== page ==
Hackers managed to infiltrate and shut down an enormous tunnel system in Israel last month, causing massive traffic jams for eight hours, according to the AP. Though their sources indicate that the attack didn't come from a state actor, this first strike opens up a whole new world of cyber warfare.
The attack against the Carmel Tunnels on September 8th actually came in two waves, according to the report. The hackers targeted the Tunnels' camera system which put the roadway into an immediate lockdown mode, shutting it down for twenty minutes. The next day the attackers managed to break in for even longer during the heavy morning rush hour, shutting the entire system for eight hours:
The expert said investigators believe the attack was the work of unknown, sophisticated hackers, similar to the Anonymous hacking group that led attacks on Israeli websites in April. He said investigators determined it was not sophisticated enough to be the work of an enemy government like Iran.
The expert said Israel's National Cyber Bureau, a two-year-old classified body that reports to the prime minister, was aware of the incident. The bureau declined comment, while Carmelton, the company that oversees the toll road, blamed a "communication glitch" for the mishap.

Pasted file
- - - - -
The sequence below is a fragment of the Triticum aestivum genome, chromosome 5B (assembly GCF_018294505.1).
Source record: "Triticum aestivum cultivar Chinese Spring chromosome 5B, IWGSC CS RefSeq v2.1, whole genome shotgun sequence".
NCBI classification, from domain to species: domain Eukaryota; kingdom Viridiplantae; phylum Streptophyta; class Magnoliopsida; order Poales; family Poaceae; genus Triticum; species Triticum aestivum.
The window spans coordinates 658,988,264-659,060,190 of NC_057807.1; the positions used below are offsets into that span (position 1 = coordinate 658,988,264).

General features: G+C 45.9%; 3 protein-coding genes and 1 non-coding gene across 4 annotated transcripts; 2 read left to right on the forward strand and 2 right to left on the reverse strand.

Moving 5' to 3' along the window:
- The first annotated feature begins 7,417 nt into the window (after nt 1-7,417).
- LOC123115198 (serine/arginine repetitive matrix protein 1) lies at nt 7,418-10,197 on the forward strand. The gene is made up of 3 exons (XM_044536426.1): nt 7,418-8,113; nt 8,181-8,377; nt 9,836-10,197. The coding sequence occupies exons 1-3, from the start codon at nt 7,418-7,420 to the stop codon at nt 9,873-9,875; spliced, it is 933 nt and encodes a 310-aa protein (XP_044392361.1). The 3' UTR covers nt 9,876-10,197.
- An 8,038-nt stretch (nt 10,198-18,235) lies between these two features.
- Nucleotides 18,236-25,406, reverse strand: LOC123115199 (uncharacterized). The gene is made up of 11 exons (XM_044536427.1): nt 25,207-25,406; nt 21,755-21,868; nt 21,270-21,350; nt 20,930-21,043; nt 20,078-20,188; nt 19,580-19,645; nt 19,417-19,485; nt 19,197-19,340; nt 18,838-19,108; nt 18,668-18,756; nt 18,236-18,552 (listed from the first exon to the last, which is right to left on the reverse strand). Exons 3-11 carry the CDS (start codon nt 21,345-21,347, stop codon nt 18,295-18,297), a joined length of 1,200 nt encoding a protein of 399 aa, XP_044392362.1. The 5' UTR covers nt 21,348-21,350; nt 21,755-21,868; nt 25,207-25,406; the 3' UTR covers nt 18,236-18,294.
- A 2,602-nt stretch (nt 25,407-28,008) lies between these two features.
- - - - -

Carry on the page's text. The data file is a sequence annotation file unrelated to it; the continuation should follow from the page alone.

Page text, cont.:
As the Carmel Tunnels are a main artery through the heart of the Israeli city of Haifa, an enormous amount of traffic ensued. Perhaps more alarming, the city had apparently planned to turn the massive tunnel system into a public shelter in case of emergency.
We've seen cyberwarfare before, most famously by the United States and Israel in the form of their combined virus Stuxnet, most attacks have been on military targets. In cases where attacks on the physical world have come against civilians, they've come against large multi-national conglomerates like Saudi Aramco that serve strategic needs.